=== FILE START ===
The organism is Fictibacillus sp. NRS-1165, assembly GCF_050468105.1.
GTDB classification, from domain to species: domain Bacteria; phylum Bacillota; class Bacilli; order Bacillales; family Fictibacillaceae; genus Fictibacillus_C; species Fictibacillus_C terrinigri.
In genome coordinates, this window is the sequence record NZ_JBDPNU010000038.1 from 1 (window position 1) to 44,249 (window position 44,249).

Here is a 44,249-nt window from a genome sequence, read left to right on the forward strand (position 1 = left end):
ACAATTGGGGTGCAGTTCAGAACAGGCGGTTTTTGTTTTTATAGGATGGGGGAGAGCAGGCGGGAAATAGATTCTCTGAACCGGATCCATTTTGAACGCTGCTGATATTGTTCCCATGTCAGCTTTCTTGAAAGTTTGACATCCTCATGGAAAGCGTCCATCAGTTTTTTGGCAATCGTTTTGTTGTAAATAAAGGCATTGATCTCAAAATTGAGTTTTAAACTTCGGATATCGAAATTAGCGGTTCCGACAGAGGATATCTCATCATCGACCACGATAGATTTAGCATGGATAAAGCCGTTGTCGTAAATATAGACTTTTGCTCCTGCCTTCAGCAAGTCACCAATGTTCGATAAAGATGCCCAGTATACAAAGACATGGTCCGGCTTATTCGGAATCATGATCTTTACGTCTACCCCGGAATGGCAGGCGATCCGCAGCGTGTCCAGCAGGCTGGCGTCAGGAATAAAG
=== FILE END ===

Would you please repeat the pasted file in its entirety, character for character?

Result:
The organism is Fictibacillus sp. NRS-1165, assembly GCF_050468105.1.
GTDB classification, from domain to species: domain Bacteria; phylum Bacillota; class Bacilli; order Bacillales; family Fictibacillaceae; genus Fictibacillus_C; species Fictibacillus_C terrinigri.
In genome coordinates, this window is the sequence record NZ_JBDPNU010000038.1 from 1 (window position 1) to 44,249 (window position 44,249).

Here is a 44,249-nt window from a genome sequence, read left to right on the forward strand (position 1 = left end):
ACAATTGGGGTGCAGTTCAGAACAGGCGGTTTTTGTTTTTATAGGATGGGGGAGAGCAGGCGGGAAATAGATTCTCTGAACCGGATCCATTTTGAACGCTGCTGATATTGTTCCCATGTCAGCTTTCTTGAAAGTTTGACATCCTCATGGAAAGCGTCCATCAGTTTTTTGGCAATCGTTTTGTTGTAAATAAAGGCATTGATCTCAAAATTGAGTTTTAAACTTCGGATATCGAAATTAGCGGTTCCGACAGAGGATATCTCATCATCGACCACGATAGATTTAGCATGGATAAAGCCGTTGTCGTAAATATAGACTTTTGCTCCTGCCTTCAGCAAGTCACCAATGTTCGATAAAGATGCCCAGTATACAAAGACATGGTCCGGCTTATTCGGAATCATGATCTTTACGTCTACCCCGGAATGGCAGGCGATCCGCAGCGTGTCCAGCAGGCTGGCGTCAGGAATAAAG